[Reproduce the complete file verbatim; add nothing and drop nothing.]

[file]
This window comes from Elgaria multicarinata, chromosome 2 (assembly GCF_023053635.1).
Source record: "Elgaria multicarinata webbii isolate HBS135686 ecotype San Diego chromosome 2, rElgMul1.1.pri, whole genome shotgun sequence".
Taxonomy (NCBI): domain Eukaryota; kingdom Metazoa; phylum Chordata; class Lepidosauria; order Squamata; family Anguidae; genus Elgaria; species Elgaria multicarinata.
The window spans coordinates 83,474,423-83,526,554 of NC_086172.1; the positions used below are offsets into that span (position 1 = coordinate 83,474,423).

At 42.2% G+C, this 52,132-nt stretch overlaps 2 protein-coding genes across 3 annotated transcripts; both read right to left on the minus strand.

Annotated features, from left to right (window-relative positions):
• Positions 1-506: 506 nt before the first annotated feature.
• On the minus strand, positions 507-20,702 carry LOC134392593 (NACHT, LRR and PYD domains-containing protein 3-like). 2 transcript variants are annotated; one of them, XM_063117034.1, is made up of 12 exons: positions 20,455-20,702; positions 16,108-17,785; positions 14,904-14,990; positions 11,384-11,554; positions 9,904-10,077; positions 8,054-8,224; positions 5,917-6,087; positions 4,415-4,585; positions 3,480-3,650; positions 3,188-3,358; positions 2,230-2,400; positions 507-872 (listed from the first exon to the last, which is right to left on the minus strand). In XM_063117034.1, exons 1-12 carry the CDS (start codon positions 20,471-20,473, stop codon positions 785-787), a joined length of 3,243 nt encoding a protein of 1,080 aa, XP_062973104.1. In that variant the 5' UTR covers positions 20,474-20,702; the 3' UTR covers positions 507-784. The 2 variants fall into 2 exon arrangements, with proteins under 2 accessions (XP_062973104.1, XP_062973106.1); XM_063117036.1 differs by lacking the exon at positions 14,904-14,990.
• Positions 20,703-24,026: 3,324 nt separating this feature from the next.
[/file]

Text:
This window comes from Elgaria multicarinata, chromosome 2 (assembly GCF_023053635.1).
Source record: "Elgaria multicarinata webbii isolate HBS135686 ecotype San Diego chromosome 2, rElgMul1.1.pri, whole genome shotgun sequence".
Taxonomy (NCBI): domain Eukaryota; kingdom Metazoa; phylum Chordata; class Lepidosauria; order Squamata; family Anguidae; genus Elgaria; species Elgaria multicarinata.
The window spans coordinates 83,474,423-83,526,554 of NC_086172.1; the positions used below are offsets into that span (position 1 = coordinate 83,474,423).

At 42.2% G+C, this 52,132-nt stretch overlaps 2 protein-coding genes across 3 annotated transcripts; both read right to left on the minus strand.

Annotated features, from left to right (window-relative positions):
• Positions 1-506: 506 nt before the first annotated feature.
• On the minus strand, positions 507-20,702 carry LOC134392593 (NACHT, LRR and PYD domains-containing protein 3-like). 2 transcript variants are annotated; one of them, XM_063117034.1, is made up of 12 exons: positions 20,455-20,702; positions 16,108-17,785; positions 14,904-14,990; positions 11,384-11,554; positions 9,904-10,077; positions 8,054-8,224; positions 5,917-6,087; positions 4,415-4,585; positions 3,480-3,650; positions 3,188-3,358; positions 2,230-2,400; positions 507-872 (listed from the first exon to the last, which is right to left on the minus strand). In XM_063117034.1, exons 1-12 carry the CDS (start codon positions 20,471-20,473, stop codon positions 785-787), a joined length of 3,243 nt encoding a protein of 1,080 aa, XP_062973104.1. In that variant the 5' UTR covers positions 20,474-20,702; the 3' UTR covers positions 507-784. The 2 variants fall into 2 exon arrangements, with proteins under 2 accessions (XP_062973104.1, XP_062973106.1); XM_063117036.1 differs by lacking the exon at positions 14,904-14,990.
• Positions 20,703-24,026: 3,324 nt separating this feature from the next.